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Knuckle Donny's Super Seasoning Mix
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Updated 7-5-2010:   I've experimented with my general purpose seasoning for about three decades now and have kept my recipe's latest incarnation a closely guarded secret for the last few years thinking we'd eventually package and sell it but I'm going to be 62 years old in a few months and I plan to 'officially' retire and live on my Social Security.   I know that would be a hardship for most folks but I'm a semi-professional musician.   In case the significance of that escapes you, it means I'm really looking forward to the large increase in my income.   I'm also deeply indebted to the internet in more ways than I can begin to itemize so I've decided it's time to pay my dues.   Consequently, I'm releasing my current (really awesome) seasoning mix recipe as my gift to the web:

Knuckle Donny's Super Seasoning
Yours to copy, distribute, and/or use but I'd
appreciate it if you gave me credit for it.
Don Crowder - - 2010
Black pepper, quarter-cut 16 ounces
Celery seeds 16 ounces
Coriander seeds (ground) 16 ounces
Mustard seeds, yellow 16 ounces
Onion, yellow, chopped, dehydrated 16 ounces
Dill seeds 16 ounces
Onion granules 16 ounces
Sea salt 8 ounces
Garlic granules 8 ounces
Comino seeds 8 ounces
Mustard seeds, brown 8 ounces
Parsley flakes, dehydrated 4 ounces

We use this mix as-is on beef, pork or poultry which we're going to cook on the grill, roast in the oven or simmer in a stewpot. For soups, sauces, casseroles or seafood we reduce this mix to a fine powder on an as-needed basis using an electric spice grinder (very reasonable from   San Francisco Herb Co. is currently the best place we've found to purchase ingredients.   Their minimum sized package, of most spices, is one pound (16 ounces) which is why my recipe uses mostly one pound increments however this recipe can easily be scaled down it's just that smaller packages of the various ingredients are far more costly if purchased in a supermarket.   For example, a one pound package of celery seeds from costs about the same as a one ounce container of celery seeds in the supermarket and, generally speaking, spices purchased from are far fresher than those offered in supermarkets.

How To Use This Mix

Steaks (beef or pork), pork chops, hamburgers (in other words, things that will be cooked directly on the grill): Apply generously to both sides and grill as usual.

Chicken (whole): Skin the bird and generously apply seasoning mix. Tear off 18 to 24 inches of heavy duty aluminum foil, fold in half (shiny side out) and make a snug basket to fit under the chicken (breast up) that comes up just to, but not past, the drumsticks. Use a separate piece of foil, shiny side down, to cover the bird completely from the top. Cook on a covered grill for 30 to 45 minutes until nearly done (You'll have to experiment, but you'll get the hang of knowing when to proceed after a couple of tries). Remove the top piece of foil, and allow the bird to finish cooking. When it looks nearly ready, before I take it off the grill, I like to poke a couple of holes in the bottom of the foil basket and let some of the chicken fat run out. To remove the bird from the grill I quickly slide a piece of cardboard under it, foil and all, and lift it off the grill to carry it into the house. I normally remove the foil before carving the bird for serving.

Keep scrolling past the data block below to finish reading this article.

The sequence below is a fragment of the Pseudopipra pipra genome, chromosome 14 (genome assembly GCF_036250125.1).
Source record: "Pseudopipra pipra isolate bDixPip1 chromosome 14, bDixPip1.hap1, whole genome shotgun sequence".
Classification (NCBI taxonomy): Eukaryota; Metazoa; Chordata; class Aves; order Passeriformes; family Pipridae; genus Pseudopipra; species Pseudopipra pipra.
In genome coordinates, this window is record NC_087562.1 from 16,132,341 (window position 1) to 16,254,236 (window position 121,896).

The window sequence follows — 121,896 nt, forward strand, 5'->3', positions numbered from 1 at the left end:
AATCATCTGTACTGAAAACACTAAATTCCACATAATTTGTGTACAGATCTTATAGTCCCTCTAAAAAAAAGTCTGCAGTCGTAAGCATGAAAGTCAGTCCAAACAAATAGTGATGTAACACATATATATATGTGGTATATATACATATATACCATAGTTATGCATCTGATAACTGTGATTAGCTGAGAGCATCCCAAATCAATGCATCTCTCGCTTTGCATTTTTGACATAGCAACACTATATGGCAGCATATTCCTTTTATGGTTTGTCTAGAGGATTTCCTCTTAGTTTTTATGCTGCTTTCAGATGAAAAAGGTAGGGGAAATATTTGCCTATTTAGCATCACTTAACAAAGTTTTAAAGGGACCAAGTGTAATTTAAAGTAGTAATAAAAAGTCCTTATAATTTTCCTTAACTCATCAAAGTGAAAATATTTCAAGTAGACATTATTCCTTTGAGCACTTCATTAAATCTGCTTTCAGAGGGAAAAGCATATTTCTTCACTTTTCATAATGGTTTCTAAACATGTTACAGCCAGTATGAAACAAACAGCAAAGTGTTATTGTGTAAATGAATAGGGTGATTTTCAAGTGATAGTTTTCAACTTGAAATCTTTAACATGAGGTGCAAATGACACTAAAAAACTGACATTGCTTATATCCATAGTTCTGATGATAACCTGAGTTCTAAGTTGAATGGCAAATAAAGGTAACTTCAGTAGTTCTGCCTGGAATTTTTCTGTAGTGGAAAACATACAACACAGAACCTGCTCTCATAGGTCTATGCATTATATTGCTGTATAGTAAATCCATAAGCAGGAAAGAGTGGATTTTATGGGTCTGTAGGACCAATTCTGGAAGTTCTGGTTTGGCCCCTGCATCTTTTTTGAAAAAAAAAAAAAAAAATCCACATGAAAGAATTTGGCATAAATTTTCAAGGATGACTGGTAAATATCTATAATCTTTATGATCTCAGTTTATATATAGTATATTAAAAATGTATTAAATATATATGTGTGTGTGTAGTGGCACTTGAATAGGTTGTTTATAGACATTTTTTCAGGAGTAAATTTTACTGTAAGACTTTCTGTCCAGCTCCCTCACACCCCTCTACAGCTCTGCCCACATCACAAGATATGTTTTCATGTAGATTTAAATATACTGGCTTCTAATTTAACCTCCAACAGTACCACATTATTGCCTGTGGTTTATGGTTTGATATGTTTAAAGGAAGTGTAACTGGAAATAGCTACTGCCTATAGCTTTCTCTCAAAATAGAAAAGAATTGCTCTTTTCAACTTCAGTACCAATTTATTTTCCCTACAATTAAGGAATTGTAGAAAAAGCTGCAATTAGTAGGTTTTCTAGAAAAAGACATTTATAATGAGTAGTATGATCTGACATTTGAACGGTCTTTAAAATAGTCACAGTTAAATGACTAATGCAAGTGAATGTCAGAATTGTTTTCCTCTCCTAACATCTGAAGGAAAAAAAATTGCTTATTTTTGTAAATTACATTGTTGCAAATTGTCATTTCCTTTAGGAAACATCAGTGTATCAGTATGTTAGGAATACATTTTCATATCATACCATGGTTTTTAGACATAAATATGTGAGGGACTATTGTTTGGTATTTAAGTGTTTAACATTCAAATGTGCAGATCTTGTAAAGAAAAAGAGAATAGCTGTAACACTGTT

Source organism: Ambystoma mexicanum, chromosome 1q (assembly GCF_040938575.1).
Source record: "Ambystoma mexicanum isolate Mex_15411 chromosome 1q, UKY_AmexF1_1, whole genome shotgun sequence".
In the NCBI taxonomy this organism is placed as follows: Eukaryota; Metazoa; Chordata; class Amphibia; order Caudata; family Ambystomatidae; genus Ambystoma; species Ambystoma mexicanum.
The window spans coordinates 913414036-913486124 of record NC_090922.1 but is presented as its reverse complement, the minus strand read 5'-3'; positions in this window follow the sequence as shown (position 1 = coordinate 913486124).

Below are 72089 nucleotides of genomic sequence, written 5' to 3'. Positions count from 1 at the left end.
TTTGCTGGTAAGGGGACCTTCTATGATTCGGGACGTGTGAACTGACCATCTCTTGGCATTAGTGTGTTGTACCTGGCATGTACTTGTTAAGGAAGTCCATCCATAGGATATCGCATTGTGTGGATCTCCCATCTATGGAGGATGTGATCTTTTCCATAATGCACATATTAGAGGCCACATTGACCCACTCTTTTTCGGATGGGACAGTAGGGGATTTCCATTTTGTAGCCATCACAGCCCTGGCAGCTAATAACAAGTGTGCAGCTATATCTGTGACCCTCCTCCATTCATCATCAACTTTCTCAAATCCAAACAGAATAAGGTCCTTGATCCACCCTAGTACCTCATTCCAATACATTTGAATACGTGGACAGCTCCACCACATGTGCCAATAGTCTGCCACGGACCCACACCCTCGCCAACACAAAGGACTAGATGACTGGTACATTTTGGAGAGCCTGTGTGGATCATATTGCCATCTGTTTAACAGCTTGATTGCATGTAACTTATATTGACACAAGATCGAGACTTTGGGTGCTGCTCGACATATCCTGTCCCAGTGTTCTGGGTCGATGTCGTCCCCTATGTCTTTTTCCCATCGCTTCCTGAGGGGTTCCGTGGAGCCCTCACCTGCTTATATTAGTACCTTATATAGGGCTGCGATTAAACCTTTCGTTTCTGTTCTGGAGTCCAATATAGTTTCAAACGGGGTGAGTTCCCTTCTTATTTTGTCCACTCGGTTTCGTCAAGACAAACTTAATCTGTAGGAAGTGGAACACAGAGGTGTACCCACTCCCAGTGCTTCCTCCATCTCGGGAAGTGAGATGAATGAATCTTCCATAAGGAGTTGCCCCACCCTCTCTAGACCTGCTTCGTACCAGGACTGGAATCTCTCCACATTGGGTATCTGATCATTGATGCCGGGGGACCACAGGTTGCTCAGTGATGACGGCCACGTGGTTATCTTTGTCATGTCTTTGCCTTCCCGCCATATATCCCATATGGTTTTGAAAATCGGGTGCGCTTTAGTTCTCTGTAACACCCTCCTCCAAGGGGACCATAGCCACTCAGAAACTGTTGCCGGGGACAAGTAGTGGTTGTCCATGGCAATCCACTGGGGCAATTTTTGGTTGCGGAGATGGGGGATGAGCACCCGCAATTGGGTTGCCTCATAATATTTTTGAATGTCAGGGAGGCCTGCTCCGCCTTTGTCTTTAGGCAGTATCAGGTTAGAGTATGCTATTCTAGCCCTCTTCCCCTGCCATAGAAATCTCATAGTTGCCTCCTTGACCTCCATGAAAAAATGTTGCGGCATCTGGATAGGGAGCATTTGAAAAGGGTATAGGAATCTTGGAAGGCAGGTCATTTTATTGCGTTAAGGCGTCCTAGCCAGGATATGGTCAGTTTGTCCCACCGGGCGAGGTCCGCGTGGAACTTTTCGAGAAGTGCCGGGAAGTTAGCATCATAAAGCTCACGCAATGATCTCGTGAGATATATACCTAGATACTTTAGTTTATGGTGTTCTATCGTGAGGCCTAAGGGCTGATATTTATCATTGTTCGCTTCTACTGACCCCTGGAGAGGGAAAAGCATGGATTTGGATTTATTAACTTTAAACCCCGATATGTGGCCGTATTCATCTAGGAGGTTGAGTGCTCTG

Brisket: Begin with a 14 to 17 pound brisket. Rub in, or sprinkle on, a generous amount of seasoning, place the brisket in a covered roasting pan and cook overnight (six to eight hours) in a 275 degree oven. A lot of liquid will cook out of the meat so use a nice large pot. Allow to cool to room temperature and, without removing the brisket from the roasting pan, refrigerate overnight.

Once the brisket has cooled overnight, remove it from the pan and cover the lower half of the brisket (fatty side down) with aluminum foil (shiny side up), add additional spice mix if desired, and heat to serving temperature on the grill. This allows the brisket to remain very tender while picking up a nice smoke flavor and, if needed, finish cooking.

When I remove the roasting pan from the refrigerator, after I've carefully lifted out the brisket, I skim off the hardened white fat then package and freeze the congealed broth for later use in soup, stew, or gravy.

This mix is pretty good on fish or seafood too.

My friend Steve Scott, along with my nephew Jeff Hood, insisted that the mix needed a "cool" name. I remembered that my neice, Genie Robinson, has always called me "Knuckle Donny", thus a "cool" name was born.

I keep my "main stash" of seasoning mix stored in our chest freezer, in gallon sized zip lock freezer bags with a smaller bag stored in the freezer compartment of our refrigerator for regular use.

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